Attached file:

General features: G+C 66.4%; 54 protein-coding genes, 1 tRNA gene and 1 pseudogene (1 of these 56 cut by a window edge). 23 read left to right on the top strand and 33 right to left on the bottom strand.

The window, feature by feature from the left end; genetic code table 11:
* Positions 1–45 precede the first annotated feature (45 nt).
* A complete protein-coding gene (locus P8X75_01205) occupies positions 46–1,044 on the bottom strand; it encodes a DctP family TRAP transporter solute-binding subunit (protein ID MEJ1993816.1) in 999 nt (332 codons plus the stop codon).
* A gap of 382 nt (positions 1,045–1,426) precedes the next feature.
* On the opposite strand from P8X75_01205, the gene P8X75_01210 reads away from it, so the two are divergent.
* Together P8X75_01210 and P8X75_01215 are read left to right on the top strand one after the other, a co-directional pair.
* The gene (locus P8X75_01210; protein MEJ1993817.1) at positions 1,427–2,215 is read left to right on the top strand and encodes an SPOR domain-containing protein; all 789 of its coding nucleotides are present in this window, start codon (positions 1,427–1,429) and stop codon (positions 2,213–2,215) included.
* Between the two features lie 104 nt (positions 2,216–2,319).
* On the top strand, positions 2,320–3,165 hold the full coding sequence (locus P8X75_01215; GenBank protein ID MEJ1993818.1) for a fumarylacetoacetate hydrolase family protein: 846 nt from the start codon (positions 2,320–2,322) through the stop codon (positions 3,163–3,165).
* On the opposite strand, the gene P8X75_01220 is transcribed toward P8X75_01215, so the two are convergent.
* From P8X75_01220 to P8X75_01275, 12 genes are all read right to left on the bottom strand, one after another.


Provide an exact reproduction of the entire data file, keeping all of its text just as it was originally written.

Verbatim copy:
General features: G+C 66.4%; 54 protein-coding genes, 1 tRNA gene and 1 pseudogene (1 of these 56 cut by a window edge). 23 read left to right on the top strand and 33 right to left on the bottom strand.

The window, feature by feature from the left end; genetic code table 11:
* Positions 1–45 precede the first annotated feature (45 nt).
* A complete protein-coding gene (locus P8X75_01205) occupies positions 46–1,044 on the bottom strand; it encodes a DctP family TRAP transporter solute-binding subunit (protein ID MEJ1993816.1) in 999 nt (332 codons plus the stop codon).
* A gap of 382 nt (positions 1,045–1,426) precedes the next feature.
* On the opposite strand from P8X75_01205, the gene P8X75_01210 reads away from it, so the two are divergent.
* Together P8X75_01210 and P8X75_01215 are read left to right on the top strand one after the other, a co-directional pair.
* The gene (locus P8X75_01210; protein MEJ1993817.1) at positions 1,427–2,215 is read left to right on the top strand and encodes an SPOR domain-containing protein; all 789 of its coding nucleotides are present in this window, start codon (positions 1,427–1,429) and stop codon (positions 2,213–2,215) included.
* Between the two features lie 104 nt (positions 2,216–2,319).
* On the top strand, positions 2,320–3,165 hold the full coding sequence (locus P8X75_01215; GenBank protein ID MEJ1993818.1) for a fumarylacetoacetate hydrolase family protein: 846 nt from the start codon (positions 2,320–2,322) through the stop codon (positions 3,163–3,165).
* On the opposite strand, the gene P8X75_01220 is transcribed toward P8X75_01215, so the two are convergent.
* From P8X75_01220 to P8X75_01275, 12 genes are all read right to left on the bottom strand, one after another.